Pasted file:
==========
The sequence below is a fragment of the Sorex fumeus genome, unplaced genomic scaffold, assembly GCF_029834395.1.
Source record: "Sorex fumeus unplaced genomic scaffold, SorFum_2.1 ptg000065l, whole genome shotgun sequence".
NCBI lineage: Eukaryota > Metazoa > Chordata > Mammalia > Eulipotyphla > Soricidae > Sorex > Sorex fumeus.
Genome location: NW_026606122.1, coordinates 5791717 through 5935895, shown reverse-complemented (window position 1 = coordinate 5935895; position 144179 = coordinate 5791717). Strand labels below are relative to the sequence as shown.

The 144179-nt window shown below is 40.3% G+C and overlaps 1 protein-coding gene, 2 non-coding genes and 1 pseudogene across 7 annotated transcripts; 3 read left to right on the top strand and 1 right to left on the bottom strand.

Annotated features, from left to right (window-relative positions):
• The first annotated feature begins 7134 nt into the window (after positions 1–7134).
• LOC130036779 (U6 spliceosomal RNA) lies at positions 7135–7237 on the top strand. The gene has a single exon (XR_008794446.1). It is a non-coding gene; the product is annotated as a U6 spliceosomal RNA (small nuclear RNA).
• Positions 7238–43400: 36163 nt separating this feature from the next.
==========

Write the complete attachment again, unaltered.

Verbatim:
The sequence below is a fragment of the Sorex fumeus genome, unplaced genomic scaffold, assembly GCF_029834395.1.
Source record: "Sorex fumeus unplaced genomic scaffold, SorFum_2.1 ptg000065l, whole genome shotgun sequence".
NCBI lineage: Eukaryota > Metazoa > Chordata > Mammalia > Eulipotyphla > Soricidae > Sorex > Sorex fumeus.
Genome location: NW_026606122.1, coordinates 5791717 through 5935895, shown reverse-complemented (window position 1 = coordinate 5935895; position 144179 = coordinate 5791717). Strand labels below are relative to the sequence as shown.

The 144179-nt window shown below is 40.3% G+C and overlaps 1 protein-coding gene, 2 non-coding genes and 1 pseudogene across 7 annotated transcripts; 3 read left to right on the top strand and 1 right to left on the bottom strand.

Annotated features, from left to right (window-relative positions):
• The first annotated feature begins 7134 nt into the window (after positions 1–7134).
• LOC130036779 (U6 spliceosomal RNA) lies at positions 7135–7237 on the top strand. The gene has a single exon (XR_008794446.1). It is a non-coding gene; the product is annotated as a U6 spliceosomal RNA (small nuclear RNA).
• Positions 7238–43400: 36163 nt separating this feature from the next.